A botnet known as ‘Grum‘, responsible for sending out 18% of all spam has been taken offline by Atif Mushtaq from the malware intelligence lab called FireEye. After Cutwail and Lethic, it was the third most active botnet in the world.
Atif has posted the main characteristics of Grum in a blog post:
- Grum has two different types of CnC servers:
- CnCs that are responsible for serving configuration files and initial registration. I would refer to them as master CnCs.
- CnCs that serve spam related activities. I would refer to them as secondary CnCs.
- Grum uses hard-code IP addresses instead of domain names.
- Grum is divided into small segments i.e., different malware builds talk to their own assigned set of CnCs.
- There is no fallback mechanism once the main and secondary CnCs are down. That particular segment will be without a master.
CnC stands for Command and Control: this is linked to coordinates of servers that control the botnet. The botnet was active on hundreds of thousands of zombie computers. The servers were located in Panama, The Netherlands and Russia.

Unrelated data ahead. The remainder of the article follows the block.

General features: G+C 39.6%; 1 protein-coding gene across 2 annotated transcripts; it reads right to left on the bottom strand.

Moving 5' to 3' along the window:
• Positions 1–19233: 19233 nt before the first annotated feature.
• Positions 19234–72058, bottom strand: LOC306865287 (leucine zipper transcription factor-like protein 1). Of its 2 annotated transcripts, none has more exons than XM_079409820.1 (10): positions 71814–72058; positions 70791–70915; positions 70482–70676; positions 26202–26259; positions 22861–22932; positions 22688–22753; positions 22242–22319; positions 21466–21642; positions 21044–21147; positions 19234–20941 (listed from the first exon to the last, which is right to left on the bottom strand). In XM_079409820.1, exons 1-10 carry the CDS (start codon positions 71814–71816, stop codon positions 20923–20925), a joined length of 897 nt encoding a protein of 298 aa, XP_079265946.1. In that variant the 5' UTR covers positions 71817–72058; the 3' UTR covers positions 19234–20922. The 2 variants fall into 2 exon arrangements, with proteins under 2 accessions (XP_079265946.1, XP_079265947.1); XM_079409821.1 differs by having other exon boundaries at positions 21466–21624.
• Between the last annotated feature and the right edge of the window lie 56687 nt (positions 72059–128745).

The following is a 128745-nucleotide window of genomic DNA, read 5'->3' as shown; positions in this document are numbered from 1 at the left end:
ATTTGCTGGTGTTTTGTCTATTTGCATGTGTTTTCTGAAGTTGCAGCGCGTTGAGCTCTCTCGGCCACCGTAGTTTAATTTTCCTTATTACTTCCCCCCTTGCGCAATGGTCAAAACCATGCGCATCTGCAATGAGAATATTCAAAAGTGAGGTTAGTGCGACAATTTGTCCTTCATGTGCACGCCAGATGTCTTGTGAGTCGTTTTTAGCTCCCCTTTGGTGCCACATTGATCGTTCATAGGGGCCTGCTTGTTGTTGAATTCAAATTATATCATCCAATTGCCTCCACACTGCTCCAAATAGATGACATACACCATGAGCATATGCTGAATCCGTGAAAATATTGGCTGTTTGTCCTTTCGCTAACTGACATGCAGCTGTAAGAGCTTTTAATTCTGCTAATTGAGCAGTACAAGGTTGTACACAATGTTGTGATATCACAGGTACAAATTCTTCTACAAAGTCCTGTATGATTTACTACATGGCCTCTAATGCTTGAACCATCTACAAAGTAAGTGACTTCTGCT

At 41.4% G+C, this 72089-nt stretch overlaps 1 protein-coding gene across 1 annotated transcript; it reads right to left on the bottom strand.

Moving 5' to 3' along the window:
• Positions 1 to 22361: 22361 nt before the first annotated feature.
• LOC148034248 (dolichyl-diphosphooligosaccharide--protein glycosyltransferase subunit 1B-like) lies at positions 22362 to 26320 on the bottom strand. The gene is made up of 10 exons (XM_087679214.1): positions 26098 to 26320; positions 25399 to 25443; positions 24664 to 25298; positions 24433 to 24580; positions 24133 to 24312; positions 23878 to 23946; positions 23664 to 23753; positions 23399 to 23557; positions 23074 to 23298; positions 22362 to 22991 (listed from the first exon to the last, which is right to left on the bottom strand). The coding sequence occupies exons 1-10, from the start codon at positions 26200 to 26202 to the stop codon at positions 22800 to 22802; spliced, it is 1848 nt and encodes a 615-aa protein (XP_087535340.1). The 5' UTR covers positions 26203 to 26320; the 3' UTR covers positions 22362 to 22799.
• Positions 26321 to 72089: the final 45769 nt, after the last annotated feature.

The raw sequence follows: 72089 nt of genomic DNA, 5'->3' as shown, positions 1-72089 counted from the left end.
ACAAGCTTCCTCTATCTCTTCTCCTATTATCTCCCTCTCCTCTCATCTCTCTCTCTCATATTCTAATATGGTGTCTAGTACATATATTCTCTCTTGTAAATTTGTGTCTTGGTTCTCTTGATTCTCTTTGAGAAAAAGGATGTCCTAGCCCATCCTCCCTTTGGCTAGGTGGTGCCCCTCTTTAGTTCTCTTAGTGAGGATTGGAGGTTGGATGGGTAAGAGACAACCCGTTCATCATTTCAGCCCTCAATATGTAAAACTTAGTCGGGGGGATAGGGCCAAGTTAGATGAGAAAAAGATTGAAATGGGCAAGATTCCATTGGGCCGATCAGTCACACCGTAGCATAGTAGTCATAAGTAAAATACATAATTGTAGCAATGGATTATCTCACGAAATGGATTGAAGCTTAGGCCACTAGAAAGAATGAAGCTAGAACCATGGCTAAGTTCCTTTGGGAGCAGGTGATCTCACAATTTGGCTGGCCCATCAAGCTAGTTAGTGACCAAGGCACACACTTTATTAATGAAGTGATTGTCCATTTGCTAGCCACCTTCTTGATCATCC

Atif ends the fifth part of ‘Killing the Beast’ with a very important point:
Can we dream of a junk-free mailbox? Guess what—it’s just a few takedowns away. In my opinion, taking down the top three spam botnets—Lethic, Cutwail, and Grum—is enough for a rapid and permanent decline in worldwide spam level. We still have to deal with small players, but I am sure that, after seeing the big players being knocked down, they will retreat as well.
Will there really be a spam-free future for email? Let’s hope so: it would make our inboxes and email servers a more sane environment.